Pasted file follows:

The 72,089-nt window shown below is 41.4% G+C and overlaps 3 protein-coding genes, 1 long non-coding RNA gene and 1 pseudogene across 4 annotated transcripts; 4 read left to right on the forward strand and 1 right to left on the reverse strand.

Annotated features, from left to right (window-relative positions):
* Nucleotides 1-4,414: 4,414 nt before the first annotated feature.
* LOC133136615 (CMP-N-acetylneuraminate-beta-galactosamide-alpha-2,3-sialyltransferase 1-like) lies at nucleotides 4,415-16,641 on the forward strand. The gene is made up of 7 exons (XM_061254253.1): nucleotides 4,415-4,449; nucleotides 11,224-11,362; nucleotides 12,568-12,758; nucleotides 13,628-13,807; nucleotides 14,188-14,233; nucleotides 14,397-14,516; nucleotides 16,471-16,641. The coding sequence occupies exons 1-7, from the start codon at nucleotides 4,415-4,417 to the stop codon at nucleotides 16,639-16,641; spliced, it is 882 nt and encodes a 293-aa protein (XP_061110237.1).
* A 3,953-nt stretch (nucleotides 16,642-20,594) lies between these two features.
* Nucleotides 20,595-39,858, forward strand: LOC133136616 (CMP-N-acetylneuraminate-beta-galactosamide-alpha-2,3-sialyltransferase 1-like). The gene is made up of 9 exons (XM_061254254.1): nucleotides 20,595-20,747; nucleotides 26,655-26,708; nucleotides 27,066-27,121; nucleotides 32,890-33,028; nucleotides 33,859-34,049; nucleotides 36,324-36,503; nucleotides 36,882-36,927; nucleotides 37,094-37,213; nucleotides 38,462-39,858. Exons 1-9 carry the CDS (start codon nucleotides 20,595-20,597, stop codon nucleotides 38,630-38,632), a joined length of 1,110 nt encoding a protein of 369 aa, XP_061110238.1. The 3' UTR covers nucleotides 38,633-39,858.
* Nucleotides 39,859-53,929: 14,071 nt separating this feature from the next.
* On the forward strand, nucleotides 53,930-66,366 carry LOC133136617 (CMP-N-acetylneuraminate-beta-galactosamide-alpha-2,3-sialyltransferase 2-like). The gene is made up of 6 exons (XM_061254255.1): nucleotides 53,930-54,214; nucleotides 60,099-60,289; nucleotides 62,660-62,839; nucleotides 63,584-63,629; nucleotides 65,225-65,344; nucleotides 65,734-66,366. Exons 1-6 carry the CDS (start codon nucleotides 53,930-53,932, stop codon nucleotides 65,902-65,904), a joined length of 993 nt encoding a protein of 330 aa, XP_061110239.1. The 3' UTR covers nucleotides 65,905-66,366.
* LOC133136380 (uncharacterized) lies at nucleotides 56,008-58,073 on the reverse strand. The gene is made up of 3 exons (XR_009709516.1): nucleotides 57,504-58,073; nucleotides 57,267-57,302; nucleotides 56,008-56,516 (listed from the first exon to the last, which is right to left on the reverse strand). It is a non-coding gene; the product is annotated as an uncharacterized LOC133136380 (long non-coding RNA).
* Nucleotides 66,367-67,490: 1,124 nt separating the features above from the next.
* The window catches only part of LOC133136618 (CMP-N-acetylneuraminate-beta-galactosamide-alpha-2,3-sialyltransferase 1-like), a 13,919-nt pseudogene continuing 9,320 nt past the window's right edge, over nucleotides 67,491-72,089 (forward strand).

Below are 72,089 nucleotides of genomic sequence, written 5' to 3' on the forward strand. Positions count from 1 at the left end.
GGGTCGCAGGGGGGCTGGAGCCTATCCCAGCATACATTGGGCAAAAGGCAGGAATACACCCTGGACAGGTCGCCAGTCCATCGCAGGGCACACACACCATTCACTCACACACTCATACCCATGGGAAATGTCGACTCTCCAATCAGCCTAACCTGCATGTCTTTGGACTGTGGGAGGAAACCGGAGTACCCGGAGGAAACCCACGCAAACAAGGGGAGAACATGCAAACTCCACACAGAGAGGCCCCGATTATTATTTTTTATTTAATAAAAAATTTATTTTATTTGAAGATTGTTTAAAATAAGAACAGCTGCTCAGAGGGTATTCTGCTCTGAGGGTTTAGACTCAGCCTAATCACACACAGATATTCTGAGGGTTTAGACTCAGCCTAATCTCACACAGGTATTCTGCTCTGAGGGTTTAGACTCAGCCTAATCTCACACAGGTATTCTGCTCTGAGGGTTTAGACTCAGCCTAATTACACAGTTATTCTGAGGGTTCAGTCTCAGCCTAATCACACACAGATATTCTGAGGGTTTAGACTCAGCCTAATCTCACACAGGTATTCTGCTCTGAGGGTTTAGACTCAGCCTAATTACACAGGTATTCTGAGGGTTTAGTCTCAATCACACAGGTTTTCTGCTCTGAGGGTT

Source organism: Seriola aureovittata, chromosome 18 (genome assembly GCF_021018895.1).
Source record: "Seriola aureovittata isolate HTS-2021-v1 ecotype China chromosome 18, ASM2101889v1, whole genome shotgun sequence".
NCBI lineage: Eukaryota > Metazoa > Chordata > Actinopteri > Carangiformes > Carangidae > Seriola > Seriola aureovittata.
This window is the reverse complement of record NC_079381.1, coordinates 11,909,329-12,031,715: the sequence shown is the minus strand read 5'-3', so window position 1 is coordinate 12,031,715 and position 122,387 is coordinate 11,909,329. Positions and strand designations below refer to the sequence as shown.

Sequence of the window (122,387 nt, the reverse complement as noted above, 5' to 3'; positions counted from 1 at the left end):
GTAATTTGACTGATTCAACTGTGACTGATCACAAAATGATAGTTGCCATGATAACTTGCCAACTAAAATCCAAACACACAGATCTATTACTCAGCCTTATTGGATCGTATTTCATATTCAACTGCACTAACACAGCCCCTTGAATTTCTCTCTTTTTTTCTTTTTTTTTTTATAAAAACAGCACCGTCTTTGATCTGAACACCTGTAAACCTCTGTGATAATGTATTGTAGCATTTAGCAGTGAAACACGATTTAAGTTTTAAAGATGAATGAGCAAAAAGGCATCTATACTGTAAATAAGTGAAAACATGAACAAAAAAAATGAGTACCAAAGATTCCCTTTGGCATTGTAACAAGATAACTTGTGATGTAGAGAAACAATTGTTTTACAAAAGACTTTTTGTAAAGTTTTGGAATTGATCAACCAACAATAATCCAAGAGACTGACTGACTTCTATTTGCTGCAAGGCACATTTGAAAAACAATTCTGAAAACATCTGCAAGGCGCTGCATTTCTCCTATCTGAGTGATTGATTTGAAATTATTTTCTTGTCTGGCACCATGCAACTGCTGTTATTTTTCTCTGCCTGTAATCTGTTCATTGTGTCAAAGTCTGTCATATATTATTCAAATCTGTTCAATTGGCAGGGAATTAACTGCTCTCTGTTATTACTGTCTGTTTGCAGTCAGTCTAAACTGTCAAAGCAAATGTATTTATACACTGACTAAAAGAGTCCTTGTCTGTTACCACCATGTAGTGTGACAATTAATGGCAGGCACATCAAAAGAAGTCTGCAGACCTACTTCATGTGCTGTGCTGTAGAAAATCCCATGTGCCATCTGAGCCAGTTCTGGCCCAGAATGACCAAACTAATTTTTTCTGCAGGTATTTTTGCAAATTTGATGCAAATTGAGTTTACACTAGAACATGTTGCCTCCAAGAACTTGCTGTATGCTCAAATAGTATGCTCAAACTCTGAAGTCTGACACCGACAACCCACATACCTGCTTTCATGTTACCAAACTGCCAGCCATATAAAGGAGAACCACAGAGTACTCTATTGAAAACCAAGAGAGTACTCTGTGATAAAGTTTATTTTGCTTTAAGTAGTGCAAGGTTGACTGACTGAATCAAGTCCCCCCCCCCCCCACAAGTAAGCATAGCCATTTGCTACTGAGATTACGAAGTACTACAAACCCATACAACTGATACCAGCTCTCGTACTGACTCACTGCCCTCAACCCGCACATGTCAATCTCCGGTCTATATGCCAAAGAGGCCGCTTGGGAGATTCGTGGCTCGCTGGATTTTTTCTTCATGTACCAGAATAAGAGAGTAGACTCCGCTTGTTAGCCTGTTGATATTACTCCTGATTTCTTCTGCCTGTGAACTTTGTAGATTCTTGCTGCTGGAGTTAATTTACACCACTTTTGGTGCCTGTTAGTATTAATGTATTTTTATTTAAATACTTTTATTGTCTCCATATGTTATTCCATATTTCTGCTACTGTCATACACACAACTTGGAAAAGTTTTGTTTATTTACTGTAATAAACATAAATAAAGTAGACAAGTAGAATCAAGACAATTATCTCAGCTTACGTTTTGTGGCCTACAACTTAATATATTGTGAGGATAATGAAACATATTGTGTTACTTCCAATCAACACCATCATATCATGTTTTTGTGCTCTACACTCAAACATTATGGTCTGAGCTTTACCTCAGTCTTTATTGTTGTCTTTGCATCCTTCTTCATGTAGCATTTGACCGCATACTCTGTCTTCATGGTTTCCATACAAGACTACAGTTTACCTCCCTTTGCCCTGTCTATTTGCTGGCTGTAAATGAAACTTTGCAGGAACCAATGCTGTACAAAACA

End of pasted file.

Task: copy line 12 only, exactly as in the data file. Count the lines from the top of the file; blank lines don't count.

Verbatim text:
Below are 72,089 nucleotides of genomic sequence, written 5' to 3' on the forward strand. Positions count from 1 at the left end.